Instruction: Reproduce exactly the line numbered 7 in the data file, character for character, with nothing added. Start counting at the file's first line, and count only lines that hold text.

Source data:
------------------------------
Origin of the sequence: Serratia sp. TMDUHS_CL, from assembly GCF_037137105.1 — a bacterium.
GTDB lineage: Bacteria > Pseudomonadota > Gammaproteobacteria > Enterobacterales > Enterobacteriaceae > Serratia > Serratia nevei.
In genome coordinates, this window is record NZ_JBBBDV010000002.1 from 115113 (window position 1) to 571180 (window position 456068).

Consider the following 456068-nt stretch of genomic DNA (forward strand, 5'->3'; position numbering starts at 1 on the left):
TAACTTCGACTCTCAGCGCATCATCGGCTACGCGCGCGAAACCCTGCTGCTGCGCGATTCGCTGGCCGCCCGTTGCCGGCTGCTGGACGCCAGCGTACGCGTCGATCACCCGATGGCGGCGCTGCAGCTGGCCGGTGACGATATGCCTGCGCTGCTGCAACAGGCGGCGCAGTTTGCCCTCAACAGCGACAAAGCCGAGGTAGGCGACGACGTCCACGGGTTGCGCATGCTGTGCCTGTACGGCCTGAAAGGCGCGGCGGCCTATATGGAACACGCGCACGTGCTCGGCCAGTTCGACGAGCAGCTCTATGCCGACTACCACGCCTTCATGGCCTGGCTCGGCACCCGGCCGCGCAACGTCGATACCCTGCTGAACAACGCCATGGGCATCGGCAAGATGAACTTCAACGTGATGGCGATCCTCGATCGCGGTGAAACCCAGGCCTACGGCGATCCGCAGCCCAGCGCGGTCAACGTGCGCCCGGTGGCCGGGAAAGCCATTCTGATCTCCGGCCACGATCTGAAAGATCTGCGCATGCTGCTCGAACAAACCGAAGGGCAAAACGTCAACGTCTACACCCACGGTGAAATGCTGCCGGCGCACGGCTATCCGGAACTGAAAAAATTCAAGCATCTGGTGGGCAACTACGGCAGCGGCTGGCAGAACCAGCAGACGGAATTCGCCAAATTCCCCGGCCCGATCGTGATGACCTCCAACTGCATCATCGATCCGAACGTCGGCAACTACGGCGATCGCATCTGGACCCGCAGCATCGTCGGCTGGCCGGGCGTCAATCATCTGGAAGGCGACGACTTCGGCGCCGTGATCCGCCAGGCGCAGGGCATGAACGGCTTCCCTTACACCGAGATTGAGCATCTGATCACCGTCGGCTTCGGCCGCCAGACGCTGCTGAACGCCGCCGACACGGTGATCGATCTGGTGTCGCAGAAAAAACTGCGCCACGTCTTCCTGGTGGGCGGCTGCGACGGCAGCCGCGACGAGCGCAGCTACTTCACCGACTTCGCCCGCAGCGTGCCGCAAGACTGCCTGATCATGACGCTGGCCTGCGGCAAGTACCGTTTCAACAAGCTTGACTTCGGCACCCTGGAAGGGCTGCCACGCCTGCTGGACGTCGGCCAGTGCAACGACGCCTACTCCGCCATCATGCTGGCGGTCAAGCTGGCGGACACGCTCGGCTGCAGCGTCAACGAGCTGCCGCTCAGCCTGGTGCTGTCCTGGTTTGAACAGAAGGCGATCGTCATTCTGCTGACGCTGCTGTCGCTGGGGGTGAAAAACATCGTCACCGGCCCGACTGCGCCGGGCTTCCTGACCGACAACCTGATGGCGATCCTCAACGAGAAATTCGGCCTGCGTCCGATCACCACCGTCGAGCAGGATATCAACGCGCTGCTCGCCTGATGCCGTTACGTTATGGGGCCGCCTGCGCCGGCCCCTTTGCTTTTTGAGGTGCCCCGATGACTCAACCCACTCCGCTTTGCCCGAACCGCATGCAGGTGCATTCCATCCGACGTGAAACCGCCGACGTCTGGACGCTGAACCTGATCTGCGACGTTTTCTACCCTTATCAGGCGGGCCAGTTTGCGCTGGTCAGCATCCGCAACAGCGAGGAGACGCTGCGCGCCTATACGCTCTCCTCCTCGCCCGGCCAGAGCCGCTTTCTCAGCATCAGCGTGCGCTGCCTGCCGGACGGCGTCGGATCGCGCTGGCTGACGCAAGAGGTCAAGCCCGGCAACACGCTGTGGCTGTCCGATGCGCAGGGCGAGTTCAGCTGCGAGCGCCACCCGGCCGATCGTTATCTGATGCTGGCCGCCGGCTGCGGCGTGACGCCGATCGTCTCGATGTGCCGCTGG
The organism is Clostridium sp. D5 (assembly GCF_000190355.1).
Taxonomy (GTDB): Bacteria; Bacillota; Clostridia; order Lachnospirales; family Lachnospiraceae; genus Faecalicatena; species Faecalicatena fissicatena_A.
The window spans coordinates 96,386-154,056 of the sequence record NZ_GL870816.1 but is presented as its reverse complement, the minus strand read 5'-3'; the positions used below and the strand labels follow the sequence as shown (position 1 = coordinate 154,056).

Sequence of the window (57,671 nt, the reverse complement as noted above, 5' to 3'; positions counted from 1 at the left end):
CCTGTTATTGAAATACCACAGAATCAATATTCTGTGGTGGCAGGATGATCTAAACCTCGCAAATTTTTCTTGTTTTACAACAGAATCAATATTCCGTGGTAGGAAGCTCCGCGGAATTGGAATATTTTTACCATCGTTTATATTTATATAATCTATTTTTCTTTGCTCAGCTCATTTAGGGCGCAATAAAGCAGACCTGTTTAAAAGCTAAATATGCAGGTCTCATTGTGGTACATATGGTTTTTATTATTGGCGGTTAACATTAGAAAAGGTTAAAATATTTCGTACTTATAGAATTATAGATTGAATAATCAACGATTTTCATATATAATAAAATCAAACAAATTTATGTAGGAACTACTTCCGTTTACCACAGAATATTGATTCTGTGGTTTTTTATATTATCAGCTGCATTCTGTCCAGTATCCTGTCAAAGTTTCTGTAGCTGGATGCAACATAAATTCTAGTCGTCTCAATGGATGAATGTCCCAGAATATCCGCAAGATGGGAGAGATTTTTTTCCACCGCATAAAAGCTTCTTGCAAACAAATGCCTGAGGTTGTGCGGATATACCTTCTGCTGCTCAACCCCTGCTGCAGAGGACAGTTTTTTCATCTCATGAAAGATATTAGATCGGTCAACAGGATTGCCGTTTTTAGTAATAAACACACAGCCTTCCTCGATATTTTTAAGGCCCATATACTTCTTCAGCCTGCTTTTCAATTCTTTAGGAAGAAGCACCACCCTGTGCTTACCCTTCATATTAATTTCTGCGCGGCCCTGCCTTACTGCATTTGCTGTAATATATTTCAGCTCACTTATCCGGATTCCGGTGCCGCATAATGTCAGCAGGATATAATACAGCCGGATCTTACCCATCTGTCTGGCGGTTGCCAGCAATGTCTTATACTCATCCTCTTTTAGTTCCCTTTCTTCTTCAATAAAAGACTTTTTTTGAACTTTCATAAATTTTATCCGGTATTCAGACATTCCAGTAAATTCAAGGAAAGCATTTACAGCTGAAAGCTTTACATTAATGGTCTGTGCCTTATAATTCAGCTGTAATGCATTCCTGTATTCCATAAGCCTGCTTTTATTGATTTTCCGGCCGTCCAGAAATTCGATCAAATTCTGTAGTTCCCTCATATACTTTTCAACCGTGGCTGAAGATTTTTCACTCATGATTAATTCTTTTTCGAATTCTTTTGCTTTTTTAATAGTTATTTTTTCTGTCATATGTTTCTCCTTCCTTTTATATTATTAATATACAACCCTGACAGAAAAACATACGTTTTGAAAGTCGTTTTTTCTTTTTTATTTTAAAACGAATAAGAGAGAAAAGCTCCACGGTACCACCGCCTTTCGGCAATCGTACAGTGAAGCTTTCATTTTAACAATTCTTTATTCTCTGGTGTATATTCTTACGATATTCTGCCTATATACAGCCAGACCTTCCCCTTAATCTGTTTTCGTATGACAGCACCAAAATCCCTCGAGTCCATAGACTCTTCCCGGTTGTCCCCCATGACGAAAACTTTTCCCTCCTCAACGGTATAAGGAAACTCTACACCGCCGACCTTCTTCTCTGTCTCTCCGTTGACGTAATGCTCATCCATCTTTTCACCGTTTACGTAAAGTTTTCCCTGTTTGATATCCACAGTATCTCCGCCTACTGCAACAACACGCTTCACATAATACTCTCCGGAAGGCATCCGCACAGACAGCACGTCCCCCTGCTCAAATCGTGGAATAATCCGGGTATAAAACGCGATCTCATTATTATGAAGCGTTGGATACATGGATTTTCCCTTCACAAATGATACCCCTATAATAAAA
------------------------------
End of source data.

Taxonomy (GTDB): Bacteria; Bacillota; Clostridia; order Lachnospirales; family Lachnospiraceae; genus Faecalicatena; species Faecalicatena fissicatena_A.